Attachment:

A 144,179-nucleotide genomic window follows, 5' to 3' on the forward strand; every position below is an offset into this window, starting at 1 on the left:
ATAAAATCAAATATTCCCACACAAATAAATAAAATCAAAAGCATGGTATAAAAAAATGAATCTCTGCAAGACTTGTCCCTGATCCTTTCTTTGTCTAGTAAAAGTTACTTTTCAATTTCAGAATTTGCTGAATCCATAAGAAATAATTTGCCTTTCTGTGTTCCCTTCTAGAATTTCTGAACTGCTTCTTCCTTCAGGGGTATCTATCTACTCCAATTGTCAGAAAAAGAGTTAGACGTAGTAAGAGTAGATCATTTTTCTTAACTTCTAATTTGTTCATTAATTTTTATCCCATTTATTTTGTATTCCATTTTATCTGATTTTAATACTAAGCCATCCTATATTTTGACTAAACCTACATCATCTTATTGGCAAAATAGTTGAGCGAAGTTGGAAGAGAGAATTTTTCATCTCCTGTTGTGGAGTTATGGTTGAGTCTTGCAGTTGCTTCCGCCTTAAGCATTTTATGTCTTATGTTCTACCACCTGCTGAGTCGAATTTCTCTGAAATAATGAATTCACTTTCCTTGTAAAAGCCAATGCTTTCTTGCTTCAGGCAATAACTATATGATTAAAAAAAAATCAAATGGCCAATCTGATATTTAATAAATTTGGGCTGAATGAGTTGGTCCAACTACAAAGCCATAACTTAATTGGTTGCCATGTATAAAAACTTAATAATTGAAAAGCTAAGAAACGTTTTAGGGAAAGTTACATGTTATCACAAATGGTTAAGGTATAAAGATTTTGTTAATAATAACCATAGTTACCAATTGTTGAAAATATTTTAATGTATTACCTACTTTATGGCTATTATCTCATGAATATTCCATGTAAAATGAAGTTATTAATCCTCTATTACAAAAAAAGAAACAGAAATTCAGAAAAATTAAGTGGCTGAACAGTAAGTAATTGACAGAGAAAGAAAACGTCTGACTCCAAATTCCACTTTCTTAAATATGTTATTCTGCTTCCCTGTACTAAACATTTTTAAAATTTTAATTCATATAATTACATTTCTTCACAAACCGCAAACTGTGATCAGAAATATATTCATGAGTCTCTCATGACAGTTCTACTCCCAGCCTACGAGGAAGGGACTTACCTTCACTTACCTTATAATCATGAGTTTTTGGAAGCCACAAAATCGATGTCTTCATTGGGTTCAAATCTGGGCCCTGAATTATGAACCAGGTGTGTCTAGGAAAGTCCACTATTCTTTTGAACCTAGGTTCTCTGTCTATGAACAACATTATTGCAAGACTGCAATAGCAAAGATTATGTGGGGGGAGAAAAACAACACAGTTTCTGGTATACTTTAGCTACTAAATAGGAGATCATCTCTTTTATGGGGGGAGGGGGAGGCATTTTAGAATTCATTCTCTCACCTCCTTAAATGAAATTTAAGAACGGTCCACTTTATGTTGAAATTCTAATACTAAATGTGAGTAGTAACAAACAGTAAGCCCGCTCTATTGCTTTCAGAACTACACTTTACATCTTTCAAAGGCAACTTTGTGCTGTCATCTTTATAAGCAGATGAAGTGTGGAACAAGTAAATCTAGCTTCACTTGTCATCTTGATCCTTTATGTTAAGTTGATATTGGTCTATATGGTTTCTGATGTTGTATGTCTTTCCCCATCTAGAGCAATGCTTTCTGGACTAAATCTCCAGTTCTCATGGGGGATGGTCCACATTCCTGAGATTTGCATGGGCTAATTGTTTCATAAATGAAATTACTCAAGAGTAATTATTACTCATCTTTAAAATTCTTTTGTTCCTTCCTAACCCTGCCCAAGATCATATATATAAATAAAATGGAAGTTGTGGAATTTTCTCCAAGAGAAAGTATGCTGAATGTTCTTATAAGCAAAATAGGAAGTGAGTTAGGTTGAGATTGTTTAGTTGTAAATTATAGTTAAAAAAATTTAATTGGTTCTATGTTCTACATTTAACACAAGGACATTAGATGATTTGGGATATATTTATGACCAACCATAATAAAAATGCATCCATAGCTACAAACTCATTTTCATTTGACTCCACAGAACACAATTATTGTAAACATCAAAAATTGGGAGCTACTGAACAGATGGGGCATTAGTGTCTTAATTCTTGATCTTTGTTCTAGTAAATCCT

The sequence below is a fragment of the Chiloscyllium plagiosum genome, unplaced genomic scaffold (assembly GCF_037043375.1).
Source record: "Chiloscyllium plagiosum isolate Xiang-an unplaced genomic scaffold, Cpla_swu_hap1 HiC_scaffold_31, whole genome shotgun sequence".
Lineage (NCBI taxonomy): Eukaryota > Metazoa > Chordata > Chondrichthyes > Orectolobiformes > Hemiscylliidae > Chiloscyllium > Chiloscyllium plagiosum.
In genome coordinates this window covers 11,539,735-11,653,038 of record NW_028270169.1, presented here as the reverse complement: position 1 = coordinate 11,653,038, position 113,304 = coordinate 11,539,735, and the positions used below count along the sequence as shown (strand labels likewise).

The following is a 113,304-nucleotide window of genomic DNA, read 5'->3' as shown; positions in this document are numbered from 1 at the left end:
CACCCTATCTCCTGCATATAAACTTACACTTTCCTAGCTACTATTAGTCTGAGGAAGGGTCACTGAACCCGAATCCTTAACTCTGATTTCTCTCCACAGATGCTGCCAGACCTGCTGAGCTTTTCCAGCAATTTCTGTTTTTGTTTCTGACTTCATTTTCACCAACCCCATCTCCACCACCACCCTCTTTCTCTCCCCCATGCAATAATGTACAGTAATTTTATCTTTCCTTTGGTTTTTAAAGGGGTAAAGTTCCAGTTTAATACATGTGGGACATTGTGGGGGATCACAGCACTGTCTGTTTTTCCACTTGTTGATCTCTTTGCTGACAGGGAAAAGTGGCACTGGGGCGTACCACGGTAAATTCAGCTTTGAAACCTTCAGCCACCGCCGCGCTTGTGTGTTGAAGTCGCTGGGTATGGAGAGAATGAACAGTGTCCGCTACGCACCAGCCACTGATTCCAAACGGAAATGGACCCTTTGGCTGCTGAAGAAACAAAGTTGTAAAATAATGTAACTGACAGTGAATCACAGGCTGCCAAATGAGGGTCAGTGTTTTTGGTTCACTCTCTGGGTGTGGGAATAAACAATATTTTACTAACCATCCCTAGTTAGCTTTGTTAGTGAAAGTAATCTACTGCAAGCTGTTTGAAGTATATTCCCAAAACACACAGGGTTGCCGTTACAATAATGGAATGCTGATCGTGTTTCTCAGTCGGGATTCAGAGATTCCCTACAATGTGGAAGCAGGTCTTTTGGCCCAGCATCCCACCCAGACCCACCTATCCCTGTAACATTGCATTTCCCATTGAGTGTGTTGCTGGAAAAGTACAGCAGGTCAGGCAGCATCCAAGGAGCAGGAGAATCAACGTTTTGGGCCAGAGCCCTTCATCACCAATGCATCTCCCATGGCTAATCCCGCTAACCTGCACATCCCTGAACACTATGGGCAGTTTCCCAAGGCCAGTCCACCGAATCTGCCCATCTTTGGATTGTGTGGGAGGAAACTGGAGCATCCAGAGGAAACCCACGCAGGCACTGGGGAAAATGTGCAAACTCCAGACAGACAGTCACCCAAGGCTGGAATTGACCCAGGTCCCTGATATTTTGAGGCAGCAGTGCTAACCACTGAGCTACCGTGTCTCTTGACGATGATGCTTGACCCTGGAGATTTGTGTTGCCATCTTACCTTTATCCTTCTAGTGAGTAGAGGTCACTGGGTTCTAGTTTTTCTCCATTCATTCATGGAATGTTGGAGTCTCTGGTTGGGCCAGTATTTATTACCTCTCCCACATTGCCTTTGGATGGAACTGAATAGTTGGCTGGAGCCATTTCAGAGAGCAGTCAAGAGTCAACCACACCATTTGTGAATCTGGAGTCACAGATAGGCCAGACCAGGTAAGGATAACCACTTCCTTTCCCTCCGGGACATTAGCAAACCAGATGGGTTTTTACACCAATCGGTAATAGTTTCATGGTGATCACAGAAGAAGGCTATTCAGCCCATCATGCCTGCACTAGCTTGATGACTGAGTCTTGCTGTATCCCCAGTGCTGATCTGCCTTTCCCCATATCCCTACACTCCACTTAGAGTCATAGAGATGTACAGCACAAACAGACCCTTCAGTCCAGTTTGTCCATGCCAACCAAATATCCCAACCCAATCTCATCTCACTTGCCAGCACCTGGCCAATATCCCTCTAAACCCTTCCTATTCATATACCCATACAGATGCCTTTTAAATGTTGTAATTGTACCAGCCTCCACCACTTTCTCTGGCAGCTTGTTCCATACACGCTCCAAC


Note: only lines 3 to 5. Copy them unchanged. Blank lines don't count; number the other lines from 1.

The sequence below is a fragment of the Chiloscyllium plagiosum genome, unplaced genomic scaffold (assembly GCF_037043375.1).
Source record: "Chiloscyllium plagiosum isolate Xiang-an unplaced genomic scaffold, Cpla_swu_hap1 HiC_scaffold_31, whole genome shotgun sequence".
Lineage (NCBI taxonomy): Eukaryota > Metazoa > Chordata > Chondrichthyes > Orectolobiformes > Hemiscylliidae > Chiloscyllium > Chiloscyllium plagiosum.